Keeping a good house can also mean keeping a vegan house, at least according to the folks at Good Housekeeping Magazine who have announced the forthcoming release of a cookbook, Simple Vegan!: Delicious Meat-Free, Dairy-Free Recipes Every Family Will Love, due in stores in March 2011.
Why do we love this?
With more than 100 recipes, some contributed by celebrity chefs, Good Housekeeping is offering its millions and millions of magazine readers an opportunity to experiment with a diet long deflected as a fringe and even as an unhealthy choice. As we’re seeing in the outrageous number of children developing diabetes and other health problems, and the growing concerns associated with factory farming animals, there really is no better time to integrate healthy, vegan meals into your diet, regardless of whether you’re 100 percent vegan or just adding healthy vegan dishes to your meals.
One of the longest running magazines in the U.S. founded at the turn of the 20th century, Good Housekeeping actually has a history of social activism. By being a platform for promoting healthy food in 1905, it is believed to have assisted in the development of the Pure Food and Drug Act, which followed a year later. Good Housekeeping was also instrumental in banning cigarette ads — prohibiting them from advertising in Good Housekeeping a dozen years before warning labels ever appeared on the packages.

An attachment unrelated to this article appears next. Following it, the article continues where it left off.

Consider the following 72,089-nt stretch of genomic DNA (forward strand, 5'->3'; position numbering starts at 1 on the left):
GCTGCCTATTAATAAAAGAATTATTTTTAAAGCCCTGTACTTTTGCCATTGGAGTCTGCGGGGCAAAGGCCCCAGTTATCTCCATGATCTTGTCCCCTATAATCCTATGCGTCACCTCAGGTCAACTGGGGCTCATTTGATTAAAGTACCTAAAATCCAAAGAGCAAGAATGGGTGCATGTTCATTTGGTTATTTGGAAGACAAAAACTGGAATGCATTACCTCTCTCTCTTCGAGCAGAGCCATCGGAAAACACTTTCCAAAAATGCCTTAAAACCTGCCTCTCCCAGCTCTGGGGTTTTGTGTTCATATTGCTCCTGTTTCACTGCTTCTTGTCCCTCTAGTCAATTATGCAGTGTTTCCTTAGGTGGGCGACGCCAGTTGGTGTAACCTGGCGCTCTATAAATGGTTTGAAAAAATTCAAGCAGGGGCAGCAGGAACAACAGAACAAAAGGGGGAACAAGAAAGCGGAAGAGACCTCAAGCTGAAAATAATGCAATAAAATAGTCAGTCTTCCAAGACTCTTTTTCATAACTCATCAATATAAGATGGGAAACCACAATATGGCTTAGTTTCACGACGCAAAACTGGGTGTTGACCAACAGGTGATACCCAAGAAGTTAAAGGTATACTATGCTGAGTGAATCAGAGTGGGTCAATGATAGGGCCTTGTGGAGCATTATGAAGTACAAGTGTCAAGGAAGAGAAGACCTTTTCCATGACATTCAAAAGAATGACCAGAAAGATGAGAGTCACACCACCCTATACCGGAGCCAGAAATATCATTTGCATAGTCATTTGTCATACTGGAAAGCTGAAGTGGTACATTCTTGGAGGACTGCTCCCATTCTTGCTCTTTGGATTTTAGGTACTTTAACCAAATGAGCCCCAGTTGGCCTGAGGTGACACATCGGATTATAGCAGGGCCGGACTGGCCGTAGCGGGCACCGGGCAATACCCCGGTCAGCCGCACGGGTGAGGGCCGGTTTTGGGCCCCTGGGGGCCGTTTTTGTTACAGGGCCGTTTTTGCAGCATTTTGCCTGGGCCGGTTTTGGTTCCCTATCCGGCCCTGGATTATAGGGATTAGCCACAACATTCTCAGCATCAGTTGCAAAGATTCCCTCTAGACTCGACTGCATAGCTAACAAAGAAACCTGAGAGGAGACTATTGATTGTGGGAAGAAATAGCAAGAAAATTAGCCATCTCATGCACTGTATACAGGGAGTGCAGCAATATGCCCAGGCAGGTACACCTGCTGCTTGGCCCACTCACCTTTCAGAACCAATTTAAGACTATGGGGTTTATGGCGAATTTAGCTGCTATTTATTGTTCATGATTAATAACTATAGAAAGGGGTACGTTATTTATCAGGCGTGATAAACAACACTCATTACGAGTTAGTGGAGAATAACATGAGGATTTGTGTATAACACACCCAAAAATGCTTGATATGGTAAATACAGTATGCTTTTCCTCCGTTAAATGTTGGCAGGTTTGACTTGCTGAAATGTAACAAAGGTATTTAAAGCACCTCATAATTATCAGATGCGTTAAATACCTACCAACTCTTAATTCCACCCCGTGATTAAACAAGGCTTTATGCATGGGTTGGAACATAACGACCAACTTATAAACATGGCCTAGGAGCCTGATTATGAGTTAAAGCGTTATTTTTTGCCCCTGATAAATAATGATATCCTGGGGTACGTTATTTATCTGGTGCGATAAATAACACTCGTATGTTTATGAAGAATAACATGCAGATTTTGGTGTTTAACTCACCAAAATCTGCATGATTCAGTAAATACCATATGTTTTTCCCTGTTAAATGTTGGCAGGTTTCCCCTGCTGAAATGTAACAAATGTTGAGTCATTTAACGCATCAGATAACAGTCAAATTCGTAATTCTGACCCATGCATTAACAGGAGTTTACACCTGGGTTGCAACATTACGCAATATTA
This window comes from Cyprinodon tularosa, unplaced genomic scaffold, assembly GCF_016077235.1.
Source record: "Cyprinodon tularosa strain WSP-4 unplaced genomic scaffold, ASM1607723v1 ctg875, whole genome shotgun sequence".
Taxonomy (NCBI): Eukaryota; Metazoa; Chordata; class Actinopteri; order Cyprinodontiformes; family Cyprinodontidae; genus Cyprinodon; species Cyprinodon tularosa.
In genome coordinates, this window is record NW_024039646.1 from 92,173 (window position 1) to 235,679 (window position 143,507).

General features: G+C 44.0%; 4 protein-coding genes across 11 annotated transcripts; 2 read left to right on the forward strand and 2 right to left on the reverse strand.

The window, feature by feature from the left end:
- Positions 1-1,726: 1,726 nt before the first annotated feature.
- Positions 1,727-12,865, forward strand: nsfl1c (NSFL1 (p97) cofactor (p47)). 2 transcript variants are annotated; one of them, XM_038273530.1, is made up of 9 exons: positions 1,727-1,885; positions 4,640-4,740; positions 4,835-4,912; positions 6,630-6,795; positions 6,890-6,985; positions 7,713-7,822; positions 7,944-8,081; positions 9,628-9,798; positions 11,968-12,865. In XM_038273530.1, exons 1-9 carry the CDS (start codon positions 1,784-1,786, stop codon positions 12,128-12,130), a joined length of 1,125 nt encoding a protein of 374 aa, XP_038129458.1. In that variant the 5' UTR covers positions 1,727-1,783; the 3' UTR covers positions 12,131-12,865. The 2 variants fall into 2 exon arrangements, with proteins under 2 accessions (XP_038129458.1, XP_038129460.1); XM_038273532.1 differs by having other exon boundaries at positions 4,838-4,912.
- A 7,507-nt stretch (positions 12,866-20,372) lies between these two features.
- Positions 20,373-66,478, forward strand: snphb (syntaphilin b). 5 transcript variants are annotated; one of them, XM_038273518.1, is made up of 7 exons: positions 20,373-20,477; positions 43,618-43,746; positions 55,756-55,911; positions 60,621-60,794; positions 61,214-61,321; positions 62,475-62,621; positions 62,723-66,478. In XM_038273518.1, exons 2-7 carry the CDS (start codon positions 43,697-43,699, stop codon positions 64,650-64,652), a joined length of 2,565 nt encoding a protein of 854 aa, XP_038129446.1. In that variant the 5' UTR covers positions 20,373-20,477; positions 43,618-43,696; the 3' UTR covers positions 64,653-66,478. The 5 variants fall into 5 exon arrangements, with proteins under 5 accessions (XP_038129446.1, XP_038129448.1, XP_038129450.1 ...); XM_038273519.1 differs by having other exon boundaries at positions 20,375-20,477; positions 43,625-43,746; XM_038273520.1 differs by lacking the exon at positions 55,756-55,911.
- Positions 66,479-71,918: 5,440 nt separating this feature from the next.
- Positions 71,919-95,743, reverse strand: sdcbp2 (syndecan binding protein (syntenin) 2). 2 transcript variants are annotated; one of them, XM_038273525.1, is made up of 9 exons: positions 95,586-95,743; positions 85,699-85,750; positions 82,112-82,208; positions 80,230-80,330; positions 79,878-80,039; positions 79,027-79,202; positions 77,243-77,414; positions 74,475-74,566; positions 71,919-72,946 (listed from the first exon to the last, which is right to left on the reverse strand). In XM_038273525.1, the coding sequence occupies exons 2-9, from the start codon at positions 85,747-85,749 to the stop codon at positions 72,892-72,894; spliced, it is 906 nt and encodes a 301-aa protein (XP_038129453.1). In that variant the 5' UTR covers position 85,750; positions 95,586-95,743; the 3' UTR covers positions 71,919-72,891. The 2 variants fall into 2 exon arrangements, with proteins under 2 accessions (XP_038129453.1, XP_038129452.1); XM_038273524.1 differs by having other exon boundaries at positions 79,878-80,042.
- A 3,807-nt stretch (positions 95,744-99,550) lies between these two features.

Could their foray into a diet that’s not only healthy for all of us, but also healthy for the planet finally be getting the mainstream attention it deserves? If so, that’s not only good news, but it really is good housekeeping.
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